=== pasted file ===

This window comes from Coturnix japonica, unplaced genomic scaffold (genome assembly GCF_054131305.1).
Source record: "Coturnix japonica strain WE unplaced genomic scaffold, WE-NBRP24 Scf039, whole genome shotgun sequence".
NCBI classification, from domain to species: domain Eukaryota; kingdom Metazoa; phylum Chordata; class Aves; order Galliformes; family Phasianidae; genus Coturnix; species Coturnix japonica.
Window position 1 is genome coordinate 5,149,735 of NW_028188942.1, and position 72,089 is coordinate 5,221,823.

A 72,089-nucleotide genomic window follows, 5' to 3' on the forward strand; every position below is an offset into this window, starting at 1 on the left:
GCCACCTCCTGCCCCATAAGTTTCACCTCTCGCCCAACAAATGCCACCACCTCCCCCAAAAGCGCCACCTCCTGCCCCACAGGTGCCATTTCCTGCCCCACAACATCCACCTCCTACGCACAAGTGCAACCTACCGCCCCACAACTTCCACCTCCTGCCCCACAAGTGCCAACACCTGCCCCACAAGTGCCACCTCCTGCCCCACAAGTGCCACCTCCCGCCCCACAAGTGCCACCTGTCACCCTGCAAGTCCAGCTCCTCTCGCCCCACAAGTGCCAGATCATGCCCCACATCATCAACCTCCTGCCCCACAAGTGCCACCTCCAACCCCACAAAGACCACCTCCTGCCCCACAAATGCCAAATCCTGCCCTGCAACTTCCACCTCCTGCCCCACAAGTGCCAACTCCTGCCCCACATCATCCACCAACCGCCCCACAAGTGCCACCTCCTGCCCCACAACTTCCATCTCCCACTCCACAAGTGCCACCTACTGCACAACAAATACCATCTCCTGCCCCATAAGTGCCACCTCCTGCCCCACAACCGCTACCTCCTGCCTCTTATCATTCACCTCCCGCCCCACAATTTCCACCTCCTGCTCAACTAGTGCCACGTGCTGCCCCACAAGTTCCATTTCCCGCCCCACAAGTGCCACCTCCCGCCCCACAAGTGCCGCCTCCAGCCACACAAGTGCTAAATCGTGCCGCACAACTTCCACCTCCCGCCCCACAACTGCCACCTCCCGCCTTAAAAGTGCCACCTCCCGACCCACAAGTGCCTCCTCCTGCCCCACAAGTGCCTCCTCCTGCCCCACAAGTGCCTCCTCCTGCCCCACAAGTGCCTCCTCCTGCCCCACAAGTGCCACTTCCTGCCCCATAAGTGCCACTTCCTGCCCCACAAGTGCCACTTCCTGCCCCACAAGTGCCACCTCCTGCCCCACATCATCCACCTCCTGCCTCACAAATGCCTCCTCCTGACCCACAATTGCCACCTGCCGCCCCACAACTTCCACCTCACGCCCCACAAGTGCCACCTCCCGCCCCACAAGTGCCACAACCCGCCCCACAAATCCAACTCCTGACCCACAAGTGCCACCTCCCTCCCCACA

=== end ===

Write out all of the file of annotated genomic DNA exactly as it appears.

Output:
This window comes from Coturnix japonica, unplaced genomic scaffold (genome assembly GCF_054131305.1).
Source record: "Coturnix japonica strain WE unplaced genomic scaffold, WE-NBRP24 Scf039, whole genome shotgun sequence".
NCBI classification, from domain to species: domain Eukaryota; kingdom Metazoa; phylum Chordata; class Aves; order Galliformes; family Phasianidae; genus Coturnix; species Coturnix japonica.
Window position 1 is genome coordinate 5,149,735 of NW_028188942.1, and position 72,089 is coordinate 5,221,823.

A 72,089-nucleotide genomic window follows, 5' to 3' on the forward strand; every position below is an offset into this window, starting at 1 on the left:
GCCACCTCCTGCCCCATAAGTTTCACCTCTCGCCCAACAAATGCCACCACCTCCCCCAAAAGCGCCACCTCCTGCCCCACAGGTGCCATTTCCTGCCCCACAACATCCACCTCCTACGCACAAGTGCAACCTACCGCCCCACAACTTCCACCTCCTGCCCCACAAGTGCCAACACCTGCCCCACAAGTGCCACCTCCTGCCCCACAAGTGCCACCTCCCGCCCCACAAGTGCCACCTGTCACCCTGCAAGTCCAGCTCCTCTCGCCCCACAAGTGCCAGATCATGCCCCACATCATCAACCTCCTGCCCCACAAGTGCCACCTCCAACCCCACAAAGACCACCTCCTGCCCCACAAATGCCAAATCCTGCCCTGCAACTTCCACCTCCTGCCCCACAAGTGCCAACTCCTGCCCCACATCATCCACCAACCGCCCCACAAGTGCCACCTCCTGCCCCACAACTTCCATCTCCCACTCCACAAGTGCCACCTACTGCACAACAAATACCATCTCCTGCCCCATAAGTGCCACCTCCTGCCCCACAACCGCTACCTCCTGCCTCTTATCATTCACCTCCCGCCCCACAATTTCCACCTCCTGCTCAACTAGTGCCACGTGCTGCCCCACAAGTTCCATTTCCCGCCCCACAAGTGCCACCTCCCGCCCCACAAGTGCCGCCTCCAGCCACACAAGTGCTAAATCGTGCCGCACAACTTCCACCTCCCGCCCCACAACTGCCACCTCCCGCCTTAAAAGTGCCACCTCCCGACCCACAAGTGCCTCCTCCTGCCCCACAAGTGCCTCCTCCTGCCCCACAAGTGCCTCCTCCTGCCCCACAAGTGCCTCCTCCTGCCCCACAAGTGCCACTTCCTGCCCCATAAGTGCCACTTCCTGCCCCACAAGTGCCACTTCCTGCCCCACAAGTGCCACCTCCTGCCCCACATCATCCACCTCCTGCCTCACAAATGCCTCCTCCTGACCCACAATTGCCACCTGCCGCCCCACAACTTCCACCTCACGCCCCACAAGTGCCACCTCCCGCCCCACAAGTGCCACAACCCGCCCCACAAATCCAACTCCTGACCCACAAGTGCCACCTCCCTCCCCACA